President Obama did two things on a very quick swing through New York City last night: He addressed Mitt Romney's '47 percent' comments, and he raised a lot of money.
Today, with the clock ticking away before Election Day, the news is dominated by reaction to the reaction to the reaction to Mitt Romney's comments at a fund-raiser about Americans who don't pay federal income tax.
The unedited Romney tape. [David Corn]
The secret videographer "didn't go looking to get Romney" Corn said. [Howard Kurtz]
Romney adviser Kevin Madden said the comments on the video "has to" blow over because "voters I think are really focused on the big issues related on the economy and the direction of the country." [Seema Mehta]
Each day, the New York tabloids vie to sell readers at the newsstands on outrageous headlines, dramatic photography, and, occasionally, great reporting. Who is today's winner?(1)
Wendy Long, the Republican candidate for Senate who doubles as a legal adviser to Mitt Romney, disagreed with Romney's comments to a Florida fund-raising reception that the 47 percent of the country that doesn't pay federal income taxes and plans to vote for President Obama are a hopelessly dependent lot with a victim mentality.
"Now I don't believe that a lot of people in the 47 percent who are not paying taxes, want to be there," she told Fred Dicker this morning, in an appearance on his radio show.(1)
In a hastily called press conference after the video surfaced, Romney reiterated the substance of the remarks, which he said had not been "elegantly stated." He also called for the person who taped the fund-raiser to release the whole tape, so that the remarks could be heard in context.
On Sunday morning, Israeli prime minister Benjamin Netanyahu made a football analogy to communicate the threat from Iran.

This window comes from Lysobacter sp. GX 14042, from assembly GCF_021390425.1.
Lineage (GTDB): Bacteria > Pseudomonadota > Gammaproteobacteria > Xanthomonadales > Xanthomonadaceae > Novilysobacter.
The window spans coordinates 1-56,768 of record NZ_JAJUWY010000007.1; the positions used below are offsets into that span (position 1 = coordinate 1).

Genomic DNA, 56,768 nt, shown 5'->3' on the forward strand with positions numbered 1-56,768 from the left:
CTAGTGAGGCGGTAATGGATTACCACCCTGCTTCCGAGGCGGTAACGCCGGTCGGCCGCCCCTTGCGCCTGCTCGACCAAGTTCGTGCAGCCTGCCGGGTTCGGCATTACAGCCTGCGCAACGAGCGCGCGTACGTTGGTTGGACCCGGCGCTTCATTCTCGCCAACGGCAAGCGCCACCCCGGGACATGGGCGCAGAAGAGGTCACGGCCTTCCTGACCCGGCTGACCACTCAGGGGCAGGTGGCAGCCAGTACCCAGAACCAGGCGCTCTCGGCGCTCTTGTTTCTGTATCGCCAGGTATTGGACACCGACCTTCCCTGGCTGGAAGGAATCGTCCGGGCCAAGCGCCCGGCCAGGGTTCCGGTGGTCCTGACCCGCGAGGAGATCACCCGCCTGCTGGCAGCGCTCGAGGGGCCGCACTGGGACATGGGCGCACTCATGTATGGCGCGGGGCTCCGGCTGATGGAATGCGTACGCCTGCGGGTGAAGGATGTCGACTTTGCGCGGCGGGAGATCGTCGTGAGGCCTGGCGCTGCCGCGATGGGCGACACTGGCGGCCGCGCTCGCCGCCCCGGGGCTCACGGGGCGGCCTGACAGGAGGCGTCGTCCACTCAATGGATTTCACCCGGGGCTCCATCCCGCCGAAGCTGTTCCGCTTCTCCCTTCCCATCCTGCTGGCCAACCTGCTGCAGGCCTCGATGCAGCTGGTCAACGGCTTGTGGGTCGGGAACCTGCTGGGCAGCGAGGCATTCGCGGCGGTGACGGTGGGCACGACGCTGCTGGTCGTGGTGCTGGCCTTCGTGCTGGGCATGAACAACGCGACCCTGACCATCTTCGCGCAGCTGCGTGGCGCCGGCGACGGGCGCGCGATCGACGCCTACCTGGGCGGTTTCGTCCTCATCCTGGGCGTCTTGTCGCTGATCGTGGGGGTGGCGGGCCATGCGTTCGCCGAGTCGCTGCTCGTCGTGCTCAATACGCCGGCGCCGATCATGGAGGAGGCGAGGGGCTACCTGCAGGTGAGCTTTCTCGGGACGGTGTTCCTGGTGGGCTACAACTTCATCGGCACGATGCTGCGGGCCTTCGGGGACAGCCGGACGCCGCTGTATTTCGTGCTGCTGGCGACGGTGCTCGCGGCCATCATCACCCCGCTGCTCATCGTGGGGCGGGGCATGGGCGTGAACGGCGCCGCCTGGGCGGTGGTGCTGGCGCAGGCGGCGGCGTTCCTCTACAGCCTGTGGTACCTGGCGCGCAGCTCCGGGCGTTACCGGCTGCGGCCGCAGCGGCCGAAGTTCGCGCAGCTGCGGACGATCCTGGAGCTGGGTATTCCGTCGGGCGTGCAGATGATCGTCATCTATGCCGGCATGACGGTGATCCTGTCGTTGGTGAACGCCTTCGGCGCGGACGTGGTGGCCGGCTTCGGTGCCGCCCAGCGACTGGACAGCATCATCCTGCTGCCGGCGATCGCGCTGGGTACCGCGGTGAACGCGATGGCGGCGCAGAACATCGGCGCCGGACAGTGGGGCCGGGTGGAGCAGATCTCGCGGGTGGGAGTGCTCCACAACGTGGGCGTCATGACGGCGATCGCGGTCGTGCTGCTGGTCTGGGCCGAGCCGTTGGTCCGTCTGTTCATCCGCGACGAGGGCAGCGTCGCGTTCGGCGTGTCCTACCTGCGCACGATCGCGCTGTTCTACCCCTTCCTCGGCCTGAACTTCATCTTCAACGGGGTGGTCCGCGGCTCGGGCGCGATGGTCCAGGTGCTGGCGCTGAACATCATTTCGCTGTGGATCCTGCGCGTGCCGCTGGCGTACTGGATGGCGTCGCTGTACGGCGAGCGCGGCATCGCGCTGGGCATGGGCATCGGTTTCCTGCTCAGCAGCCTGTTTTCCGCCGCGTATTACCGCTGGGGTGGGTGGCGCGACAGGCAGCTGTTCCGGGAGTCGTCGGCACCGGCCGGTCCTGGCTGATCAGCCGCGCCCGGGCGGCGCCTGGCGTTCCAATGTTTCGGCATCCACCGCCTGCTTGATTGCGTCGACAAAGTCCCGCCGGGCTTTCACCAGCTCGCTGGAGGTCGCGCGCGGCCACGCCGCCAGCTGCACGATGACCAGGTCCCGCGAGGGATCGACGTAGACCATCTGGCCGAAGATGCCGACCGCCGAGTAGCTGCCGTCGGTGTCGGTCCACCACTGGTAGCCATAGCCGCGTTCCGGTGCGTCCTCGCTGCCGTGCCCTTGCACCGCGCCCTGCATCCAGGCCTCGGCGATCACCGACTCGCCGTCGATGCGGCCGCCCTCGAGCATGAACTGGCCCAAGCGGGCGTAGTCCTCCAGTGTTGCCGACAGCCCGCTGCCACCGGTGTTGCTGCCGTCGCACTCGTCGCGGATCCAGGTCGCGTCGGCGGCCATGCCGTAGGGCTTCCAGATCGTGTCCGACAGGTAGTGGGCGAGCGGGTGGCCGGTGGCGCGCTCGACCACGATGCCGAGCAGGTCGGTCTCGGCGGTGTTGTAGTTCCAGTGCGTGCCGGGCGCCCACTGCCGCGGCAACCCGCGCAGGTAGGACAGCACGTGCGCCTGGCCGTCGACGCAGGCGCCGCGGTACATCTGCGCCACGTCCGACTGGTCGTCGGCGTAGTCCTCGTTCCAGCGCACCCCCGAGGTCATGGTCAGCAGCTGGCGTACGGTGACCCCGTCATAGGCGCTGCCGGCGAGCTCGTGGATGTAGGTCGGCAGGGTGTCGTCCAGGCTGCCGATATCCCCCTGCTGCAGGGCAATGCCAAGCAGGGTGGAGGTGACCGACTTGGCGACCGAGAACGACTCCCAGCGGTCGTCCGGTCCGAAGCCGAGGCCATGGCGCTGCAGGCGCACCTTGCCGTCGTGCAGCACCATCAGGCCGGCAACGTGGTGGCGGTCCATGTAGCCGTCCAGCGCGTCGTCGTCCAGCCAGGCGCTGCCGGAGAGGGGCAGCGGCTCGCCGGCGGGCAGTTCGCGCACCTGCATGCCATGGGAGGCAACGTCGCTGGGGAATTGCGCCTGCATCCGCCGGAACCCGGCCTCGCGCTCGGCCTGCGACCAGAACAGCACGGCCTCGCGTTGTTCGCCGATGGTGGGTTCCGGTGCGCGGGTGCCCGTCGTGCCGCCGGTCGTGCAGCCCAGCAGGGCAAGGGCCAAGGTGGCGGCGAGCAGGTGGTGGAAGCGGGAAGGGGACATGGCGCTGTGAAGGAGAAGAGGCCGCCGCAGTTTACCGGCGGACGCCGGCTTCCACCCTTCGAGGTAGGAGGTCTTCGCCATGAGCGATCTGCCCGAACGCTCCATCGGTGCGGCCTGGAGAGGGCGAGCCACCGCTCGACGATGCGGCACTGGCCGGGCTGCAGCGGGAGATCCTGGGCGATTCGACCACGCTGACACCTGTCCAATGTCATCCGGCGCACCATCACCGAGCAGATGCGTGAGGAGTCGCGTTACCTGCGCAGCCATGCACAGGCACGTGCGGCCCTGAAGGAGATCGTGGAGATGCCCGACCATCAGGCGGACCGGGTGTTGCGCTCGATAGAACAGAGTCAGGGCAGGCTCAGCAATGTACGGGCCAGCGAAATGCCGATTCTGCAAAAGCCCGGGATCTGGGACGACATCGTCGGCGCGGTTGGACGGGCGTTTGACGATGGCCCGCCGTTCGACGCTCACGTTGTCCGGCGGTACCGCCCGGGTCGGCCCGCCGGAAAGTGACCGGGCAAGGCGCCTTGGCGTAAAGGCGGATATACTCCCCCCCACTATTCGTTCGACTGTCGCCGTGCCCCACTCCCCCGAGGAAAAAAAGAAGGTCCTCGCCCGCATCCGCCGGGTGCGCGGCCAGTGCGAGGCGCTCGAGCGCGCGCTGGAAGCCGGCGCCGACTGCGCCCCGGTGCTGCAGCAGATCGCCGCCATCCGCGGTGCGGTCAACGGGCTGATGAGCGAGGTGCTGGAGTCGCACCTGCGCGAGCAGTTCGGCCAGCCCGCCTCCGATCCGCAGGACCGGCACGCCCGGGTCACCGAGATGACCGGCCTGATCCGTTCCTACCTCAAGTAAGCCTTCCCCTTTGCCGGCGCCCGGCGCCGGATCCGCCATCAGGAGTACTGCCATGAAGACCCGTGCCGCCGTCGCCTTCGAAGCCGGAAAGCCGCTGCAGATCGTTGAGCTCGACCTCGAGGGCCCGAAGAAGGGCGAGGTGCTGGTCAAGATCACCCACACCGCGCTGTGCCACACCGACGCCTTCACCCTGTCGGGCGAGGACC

"They're in the red zone," he told David Gregory on "Meet the Press."
"You know, they're in the last 20 yards. And you can't let them cross that goal line. You can't let them score a touchdown, because that would have unbelievable consequences, grievous consequences, for the peace and security of us all--of the world, really.
On MSNBC this afternoon, Rep. Charlie Rangel said he was pleased that Mitt Romney's "incompetency" might help re-elect President Obama, but concerned about the effect of Romney's foreign policy statements on international relations.
"When I start listening to how ridiculous their remarks get, and Romney's response to Iran and Libya, I think they are becoming a threat to our national security," Rangel said. "We just cannot afford that type of incompetency, and we cannot afford for our friends and allies to believe that people who have this immature response to international disasters for us could possibly be president of the United States."
Mitt Romney isn't going to get far blaming the media for the public flaying he got after his blundering response to events in Benghazi and Cairo. He screwed up, and the damage to his reputation as a foreign-policy grown-up is done.(43)
"He went off half-cocked, he didn't have his facts right," said Rep. Jerry Nadler, after a conference call timed to coincide with Mitt Romney's fund-raising visit to New York City today.
In the melee of a political campaign, where even the most trivial bit of news can be fodder for attack, it is often difficult to recognize the truly momentous events for what they are.(4)
Representative Peter King, the Long Island Republican who chairs the Homeland Security Committee in the House, said he agrees with the overall point Mitt Romney was trying to make about the Obama administration's reaction to the attack on the U.S. consulate in Benghazi.(2)
The criticism of the Obama administration for its statements, which Romney said represented the "mixed signals they're sending to the world," begins at 2:02.
Sheldon Adelson is a major player in this presidential election, having pledged to contribute $100 million to Mitt Romney's campaign over the course of the year.
Shortly after Mitt Romney's campaign announced that it had posted yet another $100-million month--raising a combined $111.6 million in August--President Obama's campaign took to Twitter to say it had done them one better.
"Huge news: our grassroots campaign outraised the Romney campaign in August—the first time we've done so since April," the Obama campaign wrote on Twitter. "The campaign and combined committees raised over $114 million in August to the Romney campaign's $111 million."